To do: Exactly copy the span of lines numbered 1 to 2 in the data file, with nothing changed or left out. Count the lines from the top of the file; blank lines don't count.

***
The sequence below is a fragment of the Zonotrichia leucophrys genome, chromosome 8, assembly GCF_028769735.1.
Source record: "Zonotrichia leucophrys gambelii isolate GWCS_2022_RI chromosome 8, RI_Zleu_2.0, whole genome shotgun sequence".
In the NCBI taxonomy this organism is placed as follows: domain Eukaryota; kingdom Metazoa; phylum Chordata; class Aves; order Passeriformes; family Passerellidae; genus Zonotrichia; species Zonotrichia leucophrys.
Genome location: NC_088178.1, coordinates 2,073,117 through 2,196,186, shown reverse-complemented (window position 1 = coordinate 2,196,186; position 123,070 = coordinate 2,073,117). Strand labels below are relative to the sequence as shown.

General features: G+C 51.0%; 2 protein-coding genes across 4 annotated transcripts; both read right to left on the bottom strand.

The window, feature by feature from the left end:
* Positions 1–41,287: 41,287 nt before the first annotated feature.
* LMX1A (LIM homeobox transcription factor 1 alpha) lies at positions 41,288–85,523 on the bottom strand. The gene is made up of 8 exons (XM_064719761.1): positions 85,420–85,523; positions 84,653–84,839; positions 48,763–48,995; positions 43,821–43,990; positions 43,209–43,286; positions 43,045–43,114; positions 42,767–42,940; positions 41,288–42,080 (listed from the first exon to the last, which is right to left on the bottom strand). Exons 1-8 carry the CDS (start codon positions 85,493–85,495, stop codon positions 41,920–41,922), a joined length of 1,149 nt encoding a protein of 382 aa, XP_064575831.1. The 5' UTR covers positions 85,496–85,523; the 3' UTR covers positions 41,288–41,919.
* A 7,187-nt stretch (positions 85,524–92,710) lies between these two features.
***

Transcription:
The sequence below is a fragment of the Zonotrichia leucophrys genome, chromosome 8, assembly GCF_028769735.1.
Source record: "Zonotrichia leucophrys gambelii isolate GWCS_2022_RI chromosome 8, RI_Zleu_2.0, whole genome shotgun sequence".